Real Beauty and the Paintings of Alice Neel
The beauty of a portrait—an artist’s perspective on a particular person—is especially poignant in our age, where so much of visual culture is about self-perception and definition. But the portraits painted by Alice Neel—a white artist who moved to Harlem in the 30s and broke from the traditions of Western art by painting people of color, from her friends, lovers, and neighbors to prominent political and thought leaders—would speak to anyone, no matter what the time period they were living in.
Especially from the walls of the gigantic and beautiful show, Alice Neel, Uptown, at David Zwirner Gallery in New York curated by the brilliant Hilton Als, whose text, objects and choices illuminate Neel’s graceful determination to live her life the way she wanted it.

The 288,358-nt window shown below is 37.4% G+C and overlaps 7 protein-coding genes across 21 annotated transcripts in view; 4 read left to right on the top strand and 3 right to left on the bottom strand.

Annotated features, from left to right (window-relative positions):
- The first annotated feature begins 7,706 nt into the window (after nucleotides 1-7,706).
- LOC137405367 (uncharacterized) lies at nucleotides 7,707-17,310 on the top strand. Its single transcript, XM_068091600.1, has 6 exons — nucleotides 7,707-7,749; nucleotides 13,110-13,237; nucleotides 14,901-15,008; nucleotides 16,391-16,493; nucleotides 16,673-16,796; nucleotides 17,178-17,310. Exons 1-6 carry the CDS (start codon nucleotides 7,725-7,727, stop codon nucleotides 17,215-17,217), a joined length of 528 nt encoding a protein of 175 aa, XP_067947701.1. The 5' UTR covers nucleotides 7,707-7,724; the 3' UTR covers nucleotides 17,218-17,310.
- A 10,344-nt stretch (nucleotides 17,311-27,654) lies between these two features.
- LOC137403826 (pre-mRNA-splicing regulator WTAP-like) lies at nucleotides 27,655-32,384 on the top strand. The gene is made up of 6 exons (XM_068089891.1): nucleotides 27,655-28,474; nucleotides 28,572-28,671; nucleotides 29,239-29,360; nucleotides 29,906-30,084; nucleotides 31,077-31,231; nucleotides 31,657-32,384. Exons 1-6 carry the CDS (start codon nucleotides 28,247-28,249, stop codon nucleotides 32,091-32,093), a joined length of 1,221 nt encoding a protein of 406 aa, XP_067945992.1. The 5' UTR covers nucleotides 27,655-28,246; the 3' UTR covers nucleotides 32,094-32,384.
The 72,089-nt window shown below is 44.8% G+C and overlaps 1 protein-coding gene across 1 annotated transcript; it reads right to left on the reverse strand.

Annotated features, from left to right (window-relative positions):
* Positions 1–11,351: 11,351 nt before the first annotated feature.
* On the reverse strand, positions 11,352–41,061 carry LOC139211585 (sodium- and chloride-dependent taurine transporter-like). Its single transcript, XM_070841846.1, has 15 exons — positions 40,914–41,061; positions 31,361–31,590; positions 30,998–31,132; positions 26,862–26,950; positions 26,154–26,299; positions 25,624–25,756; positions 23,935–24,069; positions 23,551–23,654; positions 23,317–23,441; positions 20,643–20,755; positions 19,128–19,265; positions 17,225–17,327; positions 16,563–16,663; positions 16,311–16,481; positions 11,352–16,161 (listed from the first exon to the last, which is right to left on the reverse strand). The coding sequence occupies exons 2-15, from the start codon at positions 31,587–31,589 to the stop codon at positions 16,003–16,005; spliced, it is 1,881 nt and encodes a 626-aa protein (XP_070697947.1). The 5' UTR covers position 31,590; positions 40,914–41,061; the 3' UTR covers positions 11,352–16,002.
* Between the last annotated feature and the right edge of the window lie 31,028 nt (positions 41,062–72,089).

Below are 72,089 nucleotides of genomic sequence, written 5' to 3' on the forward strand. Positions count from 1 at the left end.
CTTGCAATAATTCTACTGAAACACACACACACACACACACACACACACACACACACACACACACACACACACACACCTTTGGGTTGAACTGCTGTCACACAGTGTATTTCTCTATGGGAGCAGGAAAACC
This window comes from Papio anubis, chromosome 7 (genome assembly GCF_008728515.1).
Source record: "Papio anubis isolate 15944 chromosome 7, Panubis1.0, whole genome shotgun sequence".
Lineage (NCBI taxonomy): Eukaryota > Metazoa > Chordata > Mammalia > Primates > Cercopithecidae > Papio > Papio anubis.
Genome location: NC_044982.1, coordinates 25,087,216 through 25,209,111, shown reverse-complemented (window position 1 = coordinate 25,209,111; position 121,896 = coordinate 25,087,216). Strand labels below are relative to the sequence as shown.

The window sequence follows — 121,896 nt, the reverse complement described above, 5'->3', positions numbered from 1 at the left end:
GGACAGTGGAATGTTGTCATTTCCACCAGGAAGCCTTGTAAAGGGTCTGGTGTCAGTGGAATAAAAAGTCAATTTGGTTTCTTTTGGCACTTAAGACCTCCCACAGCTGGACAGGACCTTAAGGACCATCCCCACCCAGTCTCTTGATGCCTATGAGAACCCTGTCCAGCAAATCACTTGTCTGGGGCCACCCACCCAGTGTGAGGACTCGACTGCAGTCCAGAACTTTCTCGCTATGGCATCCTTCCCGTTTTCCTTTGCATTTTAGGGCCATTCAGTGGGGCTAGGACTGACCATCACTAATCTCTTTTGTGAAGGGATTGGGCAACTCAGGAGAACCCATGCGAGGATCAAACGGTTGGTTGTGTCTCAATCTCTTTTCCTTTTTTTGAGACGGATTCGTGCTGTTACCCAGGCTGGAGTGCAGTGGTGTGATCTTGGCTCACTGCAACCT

If you’re anywhere near New York City before the end of April, go, to remind yourself how beautiful each individual person (you, for instance) is. While we concern ourselves with the minutia of our faces and bodies—is this concealer completely erasing my breakout? is that a wrinkle??—what everyone else around us sees is our essence, our whole. Walk around that gallery for even a single minute and you’ll get it: Food for the spirit, the soul, the confidence.
After you take that in, wander further and get the full incredible context of Neel’s life, as beautifully told by Als: That life, and the art it resulted in, reminds anyone—everyone—that doing things your way is really the only way forward.
Alice Neel, Uptown runs through April 22, 2017
Above: Mercedes Arroyo, 1952
Oil on canvas
25 x 24 1/8 inches (63.5 x 61.3 cm)
Daryl and Steven Roth Collection. © The Estate of Alice Neel. Courtesy David Zwirner, New York/London and Victoria Miro, London